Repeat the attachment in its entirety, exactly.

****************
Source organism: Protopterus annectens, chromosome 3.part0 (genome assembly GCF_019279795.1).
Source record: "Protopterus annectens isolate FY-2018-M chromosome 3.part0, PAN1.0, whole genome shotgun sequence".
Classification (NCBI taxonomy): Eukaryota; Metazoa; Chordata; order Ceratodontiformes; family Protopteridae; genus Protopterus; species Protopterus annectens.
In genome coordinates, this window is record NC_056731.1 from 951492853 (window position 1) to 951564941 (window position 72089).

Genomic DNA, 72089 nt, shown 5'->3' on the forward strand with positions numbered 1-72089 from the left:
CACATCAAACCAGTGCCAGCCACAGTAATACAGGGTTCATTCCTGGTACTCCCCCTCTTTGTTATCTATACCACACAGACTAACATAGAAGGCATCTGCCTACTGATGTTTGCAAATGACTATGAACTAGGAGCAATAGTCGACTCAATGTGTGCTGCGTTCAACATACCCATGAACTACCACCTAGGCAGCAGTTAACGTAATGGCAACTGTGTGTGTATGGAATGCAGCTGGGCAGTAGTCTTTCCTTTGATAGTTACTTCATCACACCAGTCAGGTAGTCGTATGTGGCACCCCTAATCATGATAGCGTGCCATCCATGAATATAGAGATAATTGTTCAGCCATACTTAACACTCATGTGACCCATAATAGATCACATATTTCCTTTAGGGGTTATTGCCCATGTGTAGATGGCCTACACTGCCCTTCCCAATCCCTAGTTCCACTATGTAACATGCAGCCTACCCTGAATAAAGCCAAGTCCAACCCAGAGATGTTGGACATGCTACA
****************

Source organism: Protopterus annectens, chromosome 3.part0 (genome assembly GCF_019279795.1).
Source record: "Protopterus annectens isolate FY-2018-M chromosome 3.part0, PAN1.0, whole genome shotgun sequence".
Classification (NCBI taxonomy): Eukaryota; Metazoa; Chordata; order Ceratodontiformes; family Protopteridae; genus Protopterus; species Protopterus annectens.
In genome coordinates, this window is record NC_056731.1 from 951492853 (window position 1) to 951564941 (window position 72089).

Genomic DNA, 72089 nt, shown 5'->3' on the forward strand with positions numbered 1-72089 from the left:
CACATCAAACCAGTGCCAGCCACAGTAATACAGGGTTCATTCCTGGTACTCCCCCTCTTTGTTATCTATACCACACAGACTAACATAGAAGGCATCTGCCTACTGATGTTTGCAAATGACTATGAACTAGGAGCAATAGTCGACTCAATGTGTGCTGCGTTCAACATACCCATGAACTACCACCTAGGCAGCAGTTAACGTAATGGCAACTGTGTGTGTATGGAATGCAGCTGGGCAGTAGTCTTTCCTTTGATAGTTACTTCATCACACCAGTCAGGTAGTCGTATGTGGCACCCCTAATCATGATAGCGTGCCATCCATGAATATAGAGATAATTGTTCAGCCATACTTAACACTCATGTGACCCATAATAGATCACATATTTCCTTTAGGGGTTATTGCCCATGTGTAGATGGCCTACACTGCCCTTCCCAATCCCTAGTTCCACTATGTAACATGCAGCCTACCCTGAATAAAGCCAAGTCCAACCCAGAGATGTTGGACATGCTACA